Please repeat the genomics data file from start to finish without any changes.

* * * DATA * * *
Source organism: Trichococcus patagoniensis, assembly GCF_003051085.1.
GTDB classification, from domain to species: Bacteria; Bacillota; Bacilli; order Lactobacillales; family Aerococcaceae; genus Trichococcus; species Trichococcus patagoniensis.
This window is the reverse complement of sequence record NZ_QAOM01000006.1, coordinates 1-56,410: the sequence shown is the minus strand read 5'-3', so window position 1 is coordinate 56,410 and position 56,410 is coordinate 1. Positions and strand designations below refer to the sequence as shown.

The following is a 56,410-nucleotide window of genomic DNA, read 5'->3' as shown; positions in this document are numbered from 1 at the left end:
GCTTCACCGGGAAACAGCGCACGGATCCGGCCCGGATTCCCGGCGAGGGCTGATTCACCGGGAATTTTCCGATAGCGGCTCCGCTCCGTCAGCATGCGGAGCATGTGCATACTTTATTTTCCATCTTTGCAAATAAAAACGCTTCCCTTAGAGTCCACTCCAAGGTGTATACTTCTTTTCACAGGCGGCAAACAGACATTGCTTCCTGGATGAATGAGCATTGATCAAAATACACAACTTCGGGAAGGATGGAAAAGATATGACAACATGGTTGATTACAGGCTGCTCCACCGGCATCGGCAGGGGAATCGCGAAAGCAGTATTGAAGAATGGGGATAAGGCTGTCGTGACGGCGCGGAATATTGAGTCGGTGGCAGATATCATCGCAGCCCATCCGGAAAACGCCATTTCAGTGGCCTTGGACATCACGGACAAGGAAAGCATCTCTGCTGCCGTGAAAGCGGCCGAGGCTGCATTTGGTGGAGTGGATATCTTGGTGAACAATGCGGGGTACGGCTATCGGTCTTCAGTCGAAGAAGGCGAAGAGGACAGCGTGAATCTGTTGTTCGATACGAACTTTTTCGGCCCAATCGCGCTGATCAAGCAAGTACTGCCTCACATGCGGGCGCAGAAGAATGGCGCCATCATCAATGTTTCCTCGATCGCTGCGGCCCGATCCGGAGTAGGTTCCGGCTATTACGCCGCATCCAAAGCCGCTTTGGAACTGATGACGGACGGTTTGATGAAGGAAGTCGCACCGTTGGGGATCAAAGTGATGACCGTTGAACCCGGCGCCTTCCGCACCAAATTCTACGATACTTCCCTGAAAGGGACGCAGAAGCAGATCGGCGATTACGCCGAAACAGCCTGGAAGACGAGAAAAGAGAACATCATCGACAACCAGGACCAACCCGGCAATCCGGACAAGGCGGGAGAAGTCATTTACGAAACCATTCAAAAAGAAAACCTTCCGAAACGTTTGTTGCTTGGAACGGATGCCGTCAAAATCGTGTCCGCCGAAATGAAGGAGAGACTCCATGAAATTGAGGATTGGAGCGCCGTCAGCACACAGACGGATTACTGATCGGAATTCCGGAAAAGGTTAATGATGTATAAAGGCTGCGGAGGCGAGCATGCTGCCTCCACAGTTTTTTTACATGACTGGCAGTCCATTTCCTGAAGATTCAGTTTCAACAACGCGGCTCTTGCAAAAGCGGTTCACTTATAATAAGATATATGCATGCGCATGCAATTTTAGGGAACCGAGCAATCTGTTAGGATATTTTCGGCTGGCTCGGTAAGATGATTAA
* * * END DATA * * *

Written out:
Source organism: Trichococcus patagoniensis, assembly GCF_003051085.1.
GTDB classification, from domain to species: Bacteria; Bacillota; Bacilli; order Lactobacillales; family Aerococcaceae; genus Trichococcus; species Trichococcus patagoniensis.
This window is the reverse complement of sequence record NZ_QAOM01000006.1, coordinates 1-56,410: the sequence shown is the minus strand read 5'-3', so window position 1 is coordinate 56,410 and position 56,410 is coordinate 1. Positions and strand designations below refer to the sequence as shown.

The following is a 56,410-nucleotide window of genomic DNA, read 5'->3' as shown; positions in this document are numbered from 1 at the left end:
GCTTCACCGGGAAACAGCGCACGGATCCGGCCCGGATTCCCGGCGAGGGCTGATTCACCGGGAATTTTCCGATAGCGGCTCCGCTCCGTCAGCATGCGGAGCATGTGCATACTTTATTTTCCATCTTTGCAAATAAAAACGCTTCCCTTAGAGTCCACTCCAAGGTGTATACTTCTTTTCACAGGCGGCAAACAGACATTGCTTCCTGGATGAATGAGCATTGATCAAAATACACAACTTCGGGAAGGATGGAAAAGATATGACAACATGGTTGATTACAGGCTGCTCCACCGGCATCGGCAGGGGAATCGCGAAAGCAGTATTGAAGAATGGGGATAAGGCTGTCGTGACGGCGCGGAATATTGAGTCGGTGGCAGATATCATCGCAGCCCATCCGGAAAACGCCATTTCAGTGGCCTTGGACATCACGGACAAGGAAAGCATCTCTGCTGCCGTGAAAGCGGCCGAGGCTGCATTTGGTGGAGTGGATATCTTGGTGAACAATGCGGGGTACGGCTATCGGTCTTCAGTCGAAGAAGGCGAAGAGGACAGCGTGAATCTGTTGTTCGATACGAACTTTTTCGGCCCAATCGCGCTGATCAAGCAAGTACTGCCTCACATGCGGGCGCAGAAGAATGGCGCCATCATCAATGTTTCCTCGATCGCTGCGGCCCGATCCGGAGTAGGTTCCGGCTATTACGCCGCATCCAAAGCCGCTTTGGAACTGATGACGGACGGTTTGATGAAGGAAGTCGCACCGTTGGGGATCAAAGTGATGACCGTTGAACCCGGCGCCTTCCGCACCAAATTCTACGATACTTCCCTGAAAGGGACGCAGAAGCAGATCGGCGATTACGCCGAAACAGCCTGGAAGACGAGAAAAGAGAACATCATCGACAACCAGGACCAACCCGGCAATCCGGACAAGGCGGGAGAAGTCATTTACGAAACCATTCAAAAAGAAAACCTTCCGAAACGTTTGTTGCTTGGAACGGATGCCGTCAAAATCGTGTCCGCCGAAATGAAGGAGAGACTCCATGAAATTGAGGATTGGAGCGCCGTCAGCACACAGACGGATTACTGATCGGAATTCCGGAAAAGGTTAATGATGTATAAAGGCTGCGGAGGCGAGCATGCTGCCTCCACAGTTTTTTTACATGACTGGCAGTCCATTTCCTGAAGATTCAGTTTCAACAACGCGGCTCTTGCAAAAGCGGTTCACTTATAATAAGATATATGCATGCGCATGCAATTTTAGGGAACCGAGCAATCTGTTAGGATATTTTCGGCTGGCTCGGTAAGATGATTAA